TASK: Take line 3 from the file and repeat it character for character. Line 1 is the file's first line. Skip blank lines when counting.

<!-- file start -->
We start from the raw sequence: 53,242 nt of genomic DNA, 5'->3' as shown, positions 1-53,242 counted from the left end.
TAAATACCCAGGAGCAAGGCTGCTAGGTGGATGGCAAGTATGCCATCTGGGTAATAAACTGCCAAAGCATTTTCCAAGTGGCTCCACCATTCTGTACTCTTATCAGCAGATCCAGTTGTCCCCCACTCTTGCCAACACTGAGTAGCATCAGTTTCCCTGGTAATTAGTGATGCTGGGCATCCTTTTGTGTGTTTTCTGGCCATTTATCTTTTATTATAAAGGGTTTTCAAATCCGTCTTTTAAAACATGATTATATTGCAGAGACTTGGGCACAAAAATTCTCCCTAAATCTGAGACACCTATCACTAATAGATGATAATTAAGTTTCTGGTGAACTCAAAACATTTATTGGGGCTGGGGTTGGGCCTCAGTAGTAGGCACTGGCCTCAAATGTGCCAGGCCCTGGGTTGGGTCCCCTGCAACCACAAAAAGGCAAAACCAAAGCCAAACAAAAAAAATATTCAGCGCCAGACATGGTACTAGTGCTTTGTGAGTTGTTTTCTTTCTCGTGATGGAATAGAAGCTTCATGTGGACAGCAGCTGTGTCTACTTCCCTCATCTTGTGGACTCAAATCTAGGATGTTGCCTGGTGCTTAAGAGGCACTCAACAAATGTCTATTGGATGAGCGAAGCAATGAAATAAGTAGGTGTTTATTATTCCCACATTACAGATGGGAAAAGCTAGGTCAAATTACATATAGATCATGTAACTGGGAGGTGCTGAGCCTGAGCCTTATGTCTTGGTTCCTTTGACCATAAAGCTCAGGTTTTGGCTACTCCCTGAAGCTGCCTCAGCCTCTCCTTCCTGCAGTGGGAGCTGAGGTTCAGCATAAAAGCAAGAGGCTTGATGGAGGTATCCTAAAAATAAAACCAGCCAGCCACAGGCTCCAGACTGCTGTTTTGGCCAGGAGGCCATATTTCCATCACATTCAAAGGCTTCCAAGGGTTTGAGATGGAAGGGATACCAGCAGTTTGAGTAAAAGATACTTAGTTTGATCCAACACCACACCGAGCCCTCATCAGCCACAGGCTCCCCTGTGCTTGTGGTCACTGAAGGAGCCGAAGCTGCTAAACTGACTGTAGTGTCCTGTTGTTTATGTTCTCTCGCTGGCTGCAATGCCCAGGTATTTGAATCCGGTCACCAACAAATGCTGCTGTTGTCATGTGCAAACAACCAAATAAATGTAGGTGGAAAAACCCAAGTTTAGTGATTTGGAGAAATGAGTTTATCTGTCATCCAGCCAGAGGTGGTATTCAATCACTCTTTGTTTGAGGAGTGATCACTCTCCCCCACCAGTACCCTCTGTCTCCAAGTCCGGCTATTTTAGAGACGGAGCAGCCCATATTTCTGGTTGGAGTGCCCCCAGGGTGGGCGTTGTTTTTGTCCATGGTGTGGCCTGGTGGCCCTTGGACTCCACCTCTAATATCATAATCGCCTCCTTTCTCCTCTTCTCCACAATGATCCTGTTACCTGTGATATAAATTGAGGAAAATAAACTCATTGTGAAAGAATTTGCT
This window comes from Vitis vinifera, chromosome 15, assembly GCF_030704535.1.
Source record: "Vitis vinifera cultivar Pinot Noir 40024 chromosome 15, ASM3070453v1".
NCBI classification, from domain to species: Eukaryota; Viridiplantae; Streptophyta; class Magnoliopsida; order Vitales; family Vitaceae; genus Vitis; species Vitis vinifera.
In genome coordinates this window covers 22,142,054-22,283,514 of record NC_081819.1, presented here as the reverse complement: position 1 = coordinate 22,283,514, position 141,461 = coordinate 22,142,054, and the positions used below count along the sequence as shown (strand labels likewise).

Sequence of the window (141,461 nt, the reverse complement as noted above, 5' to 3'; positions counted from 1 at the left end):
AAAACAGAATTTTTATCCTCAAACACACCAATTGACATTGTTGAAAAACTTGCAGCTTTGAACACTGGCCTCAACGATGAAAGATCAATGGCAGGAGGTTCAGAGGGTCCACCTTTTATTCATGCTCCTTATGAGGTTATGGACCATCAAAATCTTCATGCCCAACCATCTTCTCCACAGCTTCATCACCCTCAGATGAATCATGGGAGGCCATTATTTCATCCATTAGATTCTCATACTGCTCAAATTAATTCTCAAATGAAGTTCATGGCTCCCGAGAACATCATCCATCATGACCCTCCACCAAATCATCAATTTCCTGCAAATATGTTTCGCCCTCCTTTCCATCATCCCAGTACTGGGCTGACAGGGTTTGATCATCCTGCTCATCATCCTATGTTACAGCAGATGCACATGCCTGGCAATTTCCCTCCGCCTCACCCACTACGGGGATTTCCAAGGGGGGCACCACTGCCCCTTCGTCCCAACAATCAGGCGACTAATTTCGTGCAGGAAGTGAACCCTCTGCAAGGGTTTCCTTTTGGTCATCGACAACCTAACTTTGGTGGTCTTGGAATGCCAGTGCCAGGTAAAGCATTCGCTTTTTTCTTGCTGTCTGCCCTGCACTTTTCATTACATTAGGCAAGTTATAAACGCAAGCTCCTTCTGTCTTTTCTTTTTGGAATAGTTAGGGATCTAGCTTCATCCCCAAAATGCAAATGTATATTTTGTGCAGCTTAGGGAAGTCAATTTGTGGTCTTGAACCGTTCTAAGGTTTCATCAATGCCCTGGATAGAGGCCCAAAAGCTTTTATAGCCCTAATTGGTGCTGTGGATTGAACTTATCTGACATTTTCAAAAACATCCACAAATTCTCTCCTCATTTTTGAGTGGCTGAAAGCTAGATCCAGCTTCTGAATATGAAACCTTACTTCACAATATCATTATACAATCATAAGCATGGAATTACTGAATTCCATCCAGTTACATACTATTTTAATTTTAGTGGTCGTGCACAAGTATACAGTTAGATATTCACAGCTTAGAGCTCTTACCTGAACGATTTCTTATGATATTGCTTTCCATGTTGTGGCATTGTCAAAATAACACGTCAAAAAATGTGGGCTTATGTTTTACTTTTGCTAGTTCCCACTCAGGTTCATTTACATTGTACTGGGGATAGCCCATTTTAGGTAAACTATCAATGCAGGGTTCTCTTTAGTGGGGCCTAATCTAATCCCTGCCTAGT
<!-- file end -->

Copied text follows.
This window comes from Vitis vinifera, chromosome 15, assembly GCF_030704535.1.